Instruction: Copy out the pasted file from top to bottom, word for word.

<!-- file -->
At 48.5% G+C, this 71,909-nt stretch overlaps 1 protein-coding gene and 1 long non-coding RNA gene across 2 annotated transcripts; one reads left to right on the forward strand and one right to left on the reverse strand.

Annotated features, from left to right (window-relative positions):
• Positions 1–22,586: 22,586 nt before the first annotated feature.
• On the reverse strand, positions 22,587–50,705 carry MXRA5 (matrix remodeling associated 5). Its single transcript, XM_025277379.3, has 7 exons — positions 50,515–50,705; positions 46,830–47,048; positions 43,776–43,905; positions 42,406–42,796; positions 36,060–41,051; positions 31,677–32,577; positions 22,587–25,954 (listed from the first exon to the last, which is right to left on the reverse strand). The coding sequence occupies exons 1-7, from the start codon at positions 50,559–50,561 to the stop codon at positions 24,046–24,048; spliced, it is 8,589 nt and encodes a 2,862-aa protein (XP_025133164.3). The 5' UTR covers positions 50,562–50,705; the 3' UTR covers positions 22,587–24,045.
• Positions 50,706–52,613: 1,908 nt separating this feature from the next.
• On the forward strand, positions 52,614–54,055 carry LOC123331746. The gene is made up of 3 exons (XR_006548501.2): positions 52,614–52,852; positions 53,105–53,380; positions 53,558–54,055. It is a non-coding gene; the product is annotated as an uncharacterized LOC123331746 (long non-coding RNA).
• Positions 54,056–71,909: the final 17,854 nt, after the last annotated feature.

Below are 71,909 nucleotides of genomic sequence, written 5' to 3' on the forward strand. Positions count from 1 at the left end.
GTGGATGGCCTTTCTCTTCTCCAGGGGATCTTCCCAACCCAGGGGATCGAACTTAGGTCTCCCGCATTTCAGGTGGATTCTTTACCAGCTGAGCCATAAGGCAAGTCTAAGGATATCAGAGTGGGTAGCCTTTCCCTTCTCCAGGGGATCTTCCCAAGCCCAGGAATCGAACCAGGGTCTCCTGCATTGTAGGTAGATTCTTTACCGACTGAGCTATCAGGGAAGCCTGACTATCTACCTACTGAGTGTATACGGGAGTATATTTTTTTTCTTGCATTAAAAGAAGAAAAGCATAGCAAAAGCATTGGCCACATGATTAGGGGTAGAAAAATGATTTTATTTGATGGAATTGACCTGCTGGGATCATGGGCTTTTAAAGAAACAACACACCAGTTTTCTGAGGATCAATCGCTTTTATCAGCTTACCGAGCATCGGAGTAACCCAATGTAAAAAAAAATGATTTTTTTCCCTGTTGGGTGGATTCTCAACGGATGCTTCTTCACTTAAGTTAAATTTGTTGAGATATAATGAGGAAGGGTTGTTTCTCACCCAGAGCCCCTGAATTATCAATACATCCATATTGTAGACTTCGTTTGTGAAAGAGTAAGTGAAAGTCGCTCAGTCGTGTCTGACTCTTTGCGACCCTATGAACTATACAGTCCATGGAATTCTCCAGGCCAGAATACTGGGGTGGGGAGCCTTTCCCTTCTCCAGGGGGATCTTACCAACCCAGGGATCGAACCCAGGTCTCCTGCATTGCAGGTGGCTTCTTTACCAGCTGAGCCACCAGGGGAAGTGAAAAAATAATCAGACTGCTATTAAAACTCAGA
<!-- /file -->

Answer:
At 48.5% G+C, this 71,909-nt stretch overlaps 1 protein-coding gene and 1 long non-coding RNA gene across 2 annotated transcripts; one reads left to right on the forward strand and one right to left on the reverse strand.

Annotated features, from left to right (window-relative positions):
• Positions 1–22,586: 22,586 nt before the first annotated feature.
• On the reverse strand, positions 22,587–50,705 carry MXRA5 (matrix remodeling associated 5). Its single transcript, XM_025277379.3, has 7 exons — positions 50,515–50,705; positions 46,830–47,048; positions 43,776–43,905; positions 42,406–42,796; positions 36,060–41,051; positions 31,677–32,577; positions 22,587–25,954 (listed from the first exon to the last, which is right to left on the reverse strand). The coding sequence occupies exons 1-7, from the start codon at positions 50,559–50,561 to the stop codon at positions 24,046–24,048; spliced, it is 8,589 nt and encodes a 2,862-aa protein (XP_025133164.3). The 5' UTR covers positions 50,562–50,705; the 3' UTR covers positions 22,587–24,045.
• Positions 50,706–52,613: 1,908 nt separating this feature from the next.
• On the forward strand, positions 52,614–54,055 carry LOC123331746. The gene is made up of 3 exons (XR_006548501.2): positions 52,614–52,852; positions 53,105–53,380; positions 53,558–54,055. It is a non-coding gene; the product is annotated as an uncharacterized LOC123331746 (long non-coding RNA).
• Positions 54,056–71,909: the final 17,854 nt, after the last annotated feature.

Below are 71,909 nucleotides of genomic sequence, written 5' to 3' on the forward strand. Positions count from 1 at the left end.
GTGGATGGCCTTTCTCTTCTCCAGGGGATCTTCCCAACCCAGGGGATCGAACTTAGGTCTCCCGCATTTCAGGTGGATTCTTTACCAGCTGAGCCATAAGGCAAGTCTAAGGATATCAGAGTGGGTAGCCTTTCCCTTCTCCAGGGGATCTTCCCAAGCCCAGGAATCGAACCAGGGTCTCCTGCATTGTAGGTAGATTCTTTACCGACTGAGCTATCAGGGAAGCCTGACTATCTACCTACTGAGTGTATACGGGAGTATATTTTTTTTCTTGCATTAAAAGAAGAAAAGCATAGCAAAAGCATTGGCCACATGATTAGGGGTAGAAAAATGATTTTATTTGATGGAATTGACCTGCTGGGATCATGGGCTTTTAAAGAAACAACACACCAGTTTTCTGAGGATCAATCGCTTTTATCAGCTTACCGAGCATCGGAGTAACCCAATGTAAAAAAAAATGATTTTTTTCCCTGTTGGGTGGATTCTCAACGGATGCTTCTTCACTTAAGTTAAATTTGTTGAGATATAATGAGGAAGGGTTGTTTCTCACCCAGAGCCCCTGAATTATCAATACATCCATATTGTAGACTTCGTTTGTGAAAGAGTAAGTGAAAGTCGCTCAGTCGTGTCTGACTCTTTGCGACCCTATGAACTATACAGTCCATGGAATTCTCCAGGCCAGAATACTGGGGTGGGGAGCCTTTCCCTTCTCCAGGGGGATCTTACCAACCCAGGGATCGAACCCAGGTCTCCTGCATTGCAGGTGGCTTCTTTACCAGCTGAGCCACCAGGGGAAGTGAAAAAATAATCAGACTGCTATTAAAACTCAGA